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Nano Limitation

Discussion in 'Electronic Basics' started by Jacky Luk, Dec 6, 2003.

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  1. Jacky Luk

    Jacky Luk Guest

    I read a local magazine today in which Paolo Gargini (someone at Intel) said
    the Moore's law would no longer be in effect after 20 years time. After that
    time, no more extra amount of transistors could be implanted into equal
    sized (which equals to today's size I bet) VLSI chips. (No technological
    It would be around 16 nano meters and that would be on the maximum for
    the personnel at Intel!! Would that be a very frustrating story? Any
    comments are
  2. Baphomet

    Baphomet Guest

    I always take these ultimate pronouncements with a grain of salt. Nobody
    knows what new breakthrough technologies lie twenty years down the road,
    perhaps relegating solid state physics to the dust bin of historical arcana.

    Famous Last Words:

    "Nuclear power will be too cheap to meter"

    "The check is in the mail"

    and of course the obligatory and seemingly endless Armageddon predictions
  3. Jacky Luk

    Jacky Luk Guest

    ok... maybe still too early to say.... :)
  4. Neil

    Neil Guest

    Weren't these the same guys that said that Y2K would bring the entire planet
    to a standstill?....planes and satellites falling from the sky at the stroke
    of midnight?
  5. Jacky Luk

    Jacky Luk Guest

    The person being referred to was the authority of chips manufacturing at
    Intel. But I don't know what the name and his pos was.... someone probably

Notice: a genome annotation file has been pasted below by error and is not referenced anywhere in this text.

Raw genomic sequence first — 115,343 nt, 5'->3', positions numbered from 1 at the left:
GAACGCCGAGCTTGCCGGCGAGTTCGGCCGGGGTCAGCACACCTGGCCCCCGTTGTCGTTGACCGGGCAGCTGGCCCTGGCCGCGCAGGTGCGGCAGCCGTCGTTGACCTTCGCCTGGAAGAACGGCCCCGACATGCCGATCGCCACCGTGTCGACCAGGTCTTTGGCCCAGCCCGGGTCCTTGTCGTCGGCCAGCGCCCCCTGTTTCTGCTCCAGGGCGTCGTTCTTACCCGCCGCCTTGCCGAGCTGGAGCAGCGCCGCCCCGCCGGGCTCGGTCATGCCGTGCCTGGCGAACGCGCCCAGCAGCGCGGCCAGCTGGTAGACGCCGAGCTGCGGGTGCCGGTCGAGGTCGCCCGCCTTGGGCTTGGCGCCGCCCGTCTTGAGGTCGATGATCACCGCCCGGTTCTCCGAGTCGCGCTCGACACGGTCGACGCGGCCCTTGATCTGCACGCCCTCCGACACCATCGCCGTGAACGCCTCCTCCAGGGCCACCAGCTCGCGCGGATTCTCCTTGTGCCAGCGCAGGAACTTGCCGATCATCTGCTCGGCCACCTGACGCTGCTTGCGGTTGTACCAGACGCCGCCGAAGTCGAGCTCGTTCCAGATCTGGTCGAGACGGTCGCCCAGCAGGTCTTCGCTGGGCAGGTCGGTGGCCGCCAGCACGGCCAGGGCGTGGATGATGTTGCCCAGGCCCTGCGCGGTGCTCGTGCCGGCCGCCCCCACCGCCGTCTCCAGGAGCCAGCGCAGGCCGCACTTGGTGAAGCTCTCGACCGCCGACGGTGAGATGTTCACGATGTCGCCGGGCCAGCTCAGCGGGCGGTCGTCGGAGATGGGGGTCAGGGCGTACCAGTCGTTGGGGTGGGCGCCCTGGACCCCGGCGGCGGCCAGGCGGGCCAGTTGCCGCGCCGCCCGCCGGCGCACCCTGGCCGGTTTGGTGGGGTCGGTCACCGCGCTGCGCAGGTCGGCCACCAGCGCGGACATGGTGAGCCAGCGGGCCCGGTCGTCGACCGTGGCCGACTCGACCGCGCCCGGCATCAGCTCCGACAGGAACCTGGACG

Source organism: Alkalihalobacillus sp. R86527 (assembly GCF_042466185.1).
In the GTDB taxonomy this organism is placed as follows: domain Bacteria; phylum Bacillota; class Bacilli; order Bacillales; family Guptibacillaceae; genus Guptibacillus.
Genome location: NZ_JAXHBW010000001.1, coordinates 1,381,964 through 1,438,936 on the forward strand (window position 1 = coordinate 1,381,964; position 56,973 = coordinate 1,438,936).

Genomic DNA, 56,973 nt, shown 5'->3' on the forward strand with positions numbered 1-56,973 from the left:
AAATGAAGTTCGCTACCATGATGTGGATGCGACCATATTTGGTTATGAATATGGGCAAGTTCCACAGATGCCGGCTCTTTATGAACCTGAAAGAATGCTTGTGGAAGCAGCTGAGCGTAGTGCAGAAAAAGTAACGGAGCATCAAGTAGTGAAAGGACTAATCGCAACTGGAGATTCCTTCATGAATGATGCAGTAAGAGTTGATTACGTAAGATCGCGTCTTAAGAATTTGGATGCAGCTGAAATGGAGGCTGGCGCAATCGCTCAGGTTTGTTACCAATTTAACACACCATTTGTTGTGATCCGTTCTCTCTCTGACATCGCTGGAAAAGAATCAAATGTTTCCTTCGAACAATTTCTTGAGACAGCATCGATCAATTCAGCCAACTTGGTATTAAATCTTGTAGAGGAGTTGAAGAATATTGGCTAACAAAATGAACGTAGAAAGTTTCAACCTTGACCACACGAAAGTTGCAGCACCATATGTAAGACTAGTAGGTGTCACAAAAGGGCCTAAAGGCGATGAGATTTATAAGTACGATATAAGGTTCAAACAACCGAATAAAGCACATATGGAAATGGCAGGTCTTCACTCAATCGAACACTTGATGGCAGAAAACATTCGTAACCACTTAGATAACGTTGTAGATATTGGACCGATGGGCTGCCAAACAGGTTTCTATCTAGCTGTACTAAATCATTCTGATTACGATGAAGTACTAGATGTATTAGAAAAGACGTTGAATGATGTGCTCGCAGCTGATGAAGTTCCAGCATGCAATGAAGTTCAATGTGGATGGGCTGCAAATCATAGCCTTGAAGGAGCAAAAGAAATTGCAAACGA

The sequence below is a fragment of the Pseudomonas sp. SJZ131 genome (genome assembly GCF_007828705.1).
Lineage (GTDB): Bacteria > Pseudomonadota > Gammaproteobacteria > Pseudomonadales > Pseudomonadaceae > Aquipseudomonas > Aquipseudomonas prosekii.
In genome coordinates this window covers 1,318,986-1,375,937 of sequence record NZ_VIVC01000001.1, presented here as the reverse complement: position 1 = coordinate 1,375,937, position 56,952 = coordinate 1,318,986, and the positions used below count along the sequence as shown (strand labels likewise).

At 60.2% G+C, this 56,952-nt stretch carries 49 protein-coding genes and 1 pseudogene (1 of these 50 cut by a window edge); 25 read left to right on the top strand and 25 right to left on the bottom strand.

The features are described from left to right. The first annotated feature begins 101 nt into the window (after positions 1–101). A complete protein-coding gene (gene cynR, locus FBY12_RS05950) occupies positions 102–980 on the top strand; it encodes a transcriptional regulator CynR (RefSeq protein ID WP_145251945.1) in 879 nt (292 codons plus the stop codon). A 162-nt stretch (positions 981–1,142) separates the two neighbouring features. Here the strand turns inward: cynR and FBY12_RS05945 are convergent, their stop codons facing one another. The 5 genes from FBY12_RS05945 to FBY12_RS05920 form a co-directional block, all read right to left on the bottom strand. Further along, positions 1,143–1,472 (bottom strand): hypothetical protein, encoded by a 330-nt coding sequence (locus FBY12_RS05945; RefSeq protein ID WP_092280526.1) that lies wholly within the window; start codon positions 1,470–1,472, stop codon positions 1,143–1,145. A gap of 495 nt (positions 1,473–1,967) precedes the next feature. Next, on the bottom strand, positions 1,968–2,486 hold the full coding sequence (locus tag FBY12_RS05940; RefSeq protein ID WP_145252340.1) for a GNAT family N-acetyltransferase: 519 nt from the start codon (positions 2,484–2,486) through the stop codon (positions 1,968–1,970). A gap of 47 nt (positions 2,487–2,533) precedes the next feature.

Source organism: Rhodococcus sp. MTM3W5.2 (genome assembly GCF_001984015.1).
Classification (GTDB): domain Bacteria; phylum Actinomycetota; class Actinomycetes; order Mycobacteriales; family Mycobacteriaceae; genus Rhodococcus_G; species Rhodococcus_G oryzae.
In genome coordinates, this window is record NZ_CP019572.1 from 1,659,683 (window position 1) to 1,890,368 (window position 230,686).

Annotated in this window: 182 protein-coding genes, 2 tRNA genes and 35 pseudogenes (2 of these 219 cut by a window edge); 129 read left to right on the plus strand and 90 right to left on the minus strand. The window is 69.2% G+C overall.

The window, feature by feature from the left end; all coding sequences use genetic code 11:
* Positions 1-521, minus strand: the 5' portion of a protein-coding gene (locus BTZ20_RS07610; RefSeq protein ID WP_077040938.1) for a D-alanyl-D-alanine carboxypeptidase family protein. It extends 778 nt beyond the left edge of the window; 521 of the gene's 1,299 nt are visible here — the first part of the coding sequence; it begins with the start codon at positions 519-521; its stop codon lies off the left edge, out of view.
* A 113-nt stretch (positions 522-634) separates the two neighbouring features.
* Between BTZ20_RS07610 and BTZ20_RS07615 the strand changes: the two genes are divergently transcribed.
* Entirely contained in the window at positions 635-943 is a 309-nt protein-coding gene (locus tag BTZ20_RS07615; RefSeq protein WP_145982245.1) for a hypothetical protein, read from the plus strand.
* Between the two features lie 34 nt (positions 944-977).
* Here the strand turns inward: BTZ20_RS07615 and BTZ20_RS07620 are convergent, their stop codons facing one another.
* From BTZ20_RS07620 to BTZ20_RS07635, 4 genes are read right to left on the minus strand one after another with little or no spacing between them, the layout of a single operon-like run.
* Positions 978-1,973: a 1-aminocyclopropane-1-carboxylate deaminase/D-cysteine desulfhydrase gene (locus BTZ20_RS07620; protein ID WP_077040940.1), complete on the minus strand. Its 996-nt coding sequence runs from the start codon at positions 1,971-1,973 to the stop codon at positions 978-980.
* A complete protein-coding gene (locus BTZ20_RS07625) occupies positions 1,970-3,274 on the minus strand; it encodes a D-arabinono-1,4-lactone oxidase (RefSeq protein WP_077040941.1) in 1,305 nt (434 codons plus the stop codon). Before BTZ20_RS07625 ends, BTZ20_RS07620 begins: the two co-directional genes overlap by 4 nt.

really "substantial" at Intel.
  6. Jacky Luk

    Jacky Luk Guest

    He generally spoke about no matter what kinds of raw materials and new
    techniques were unhelpful to further minimization of the chips.... grab some
    local magazines and it should be in the headline.... Thanks
  7. N. Thornton

    N. Thornton Guest

    Hi Jacky. If no more technological advances are made then indeed
    progress may grind to a halt. But technoadvances have been made every
    year for many decades now.

    The technical word for the conclusion is 'bull'. Its a very popular
    technical writing style.

    Regards, NT
  8. Baphomet

    Baphomet Guest
  9. All current semiconductor mfgrs are heavily invested in
    silicon-based tech (oh, don't get all III-V on me, you know
    what I mean) because it's worked so well for so long. But
    that's really where the limits come from.

    Other technologies that are barely in the "laboratory
    curiosity" stage promise much higher density, but getting
    them to the production floor may take the full 20 years
    it'll take to take silicon to its limits. Wait and see.

    Mark L. Fergerson
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